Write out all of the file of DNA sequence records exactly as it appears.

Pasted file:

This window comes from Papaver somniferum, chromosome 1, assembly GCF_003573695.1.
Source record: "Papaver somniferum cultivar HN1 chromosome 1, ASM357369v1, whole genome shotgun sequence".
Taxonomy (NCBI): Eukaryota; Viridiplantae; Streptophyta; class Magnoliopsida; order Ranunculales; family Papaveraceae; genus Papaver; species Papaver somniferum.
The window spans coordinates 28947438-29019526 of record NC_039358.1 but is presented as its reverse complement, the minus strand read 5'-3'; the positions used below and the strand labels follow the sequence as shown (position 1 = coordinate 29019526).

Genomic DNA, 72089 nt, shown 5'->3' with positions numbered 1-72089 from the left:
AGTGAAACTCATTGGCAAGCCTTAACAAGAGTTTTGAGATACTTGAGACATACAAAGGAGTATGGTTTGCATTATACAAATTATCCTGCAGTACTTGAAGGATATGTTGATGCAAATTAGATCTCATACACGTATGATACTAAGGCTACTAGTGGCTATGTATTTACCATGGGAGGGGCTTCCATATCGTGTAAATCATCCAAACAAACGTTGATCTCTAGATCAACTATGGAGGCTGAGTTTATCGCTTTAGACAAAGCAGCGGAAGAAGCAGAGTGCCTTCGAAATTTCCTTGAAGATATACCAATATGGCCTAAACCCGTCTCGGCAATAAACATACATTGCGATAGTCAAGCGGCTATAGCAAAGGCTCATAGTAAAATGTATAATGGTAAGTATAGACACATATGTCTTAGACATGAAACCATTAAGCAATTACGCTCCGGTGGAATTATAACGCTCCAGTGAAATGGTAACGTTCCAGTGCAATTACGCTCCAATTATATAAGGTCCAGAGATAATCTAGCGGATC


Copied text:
This window comes from Papaver somniferum, chromosome 1, assembly GCF_003573695.1.
Source record: "Papaver somniferum cultivar HN1 chromosome 1, ASM357369v1, whole genome shotgun sequence".
Taxonomy (NCBI): Eukaryota; Viridiplantae; Streptophyta; class Magnoliopsida; order Ranunculales; family Papaveraceae; genus Papaver; species Papaver somniferum.
The window spans coordinates 28947438-29019526 of record NC_039358.1 but is presented as its reverse complement, the minus strand read 5'-3'; the positions used below and the strand labels follow the sequence as shown (position 1 = coordinate 29019526).

Genomic DNA, 72089 nt, shown 5'->3' with positions numbered 1-72089 from the left:
AGTGAAACTCATTGGCAAGCCTTAACAAGAGTTTTGAGATACTTGAGACATACAAAGGAGTATGGTTTGCATTATACAAATTATCCTGCAGTACTTGAAGGATATGTTGATGCAAATTAGATCTCATACACGTATGATACTAAGGCTACTAGTGGCTATGTATTTACCATGGGAGGGGCTTCCATATCGTGTAAATCATCCAAACAAACGTTGATCTCTAGATCAACTATGGAGGCTGAGTTTATCGCTTTAGACAAAGCAGCGGAAGAAGCAGAGTGCCTTCGAAATTTCCTTGAAGATATACCAATATGGCCTAAACCCGTCTCGGCAATAAACATACATTGCGATAGTCAAGCGGCTATAGCAAAGGCTCATAGTAAAATGTATAATGGTAAGTATAGACACATATGTCTTAGACATGAAACCATTAAGCAATTACGCTCCGGTGGAATTATAACGCTCCAGTGAAATGGTAACGTTCCAGTGCAATTACGCTCCAATTATATAAGGTCCAGAGATAATCTAGCGGATC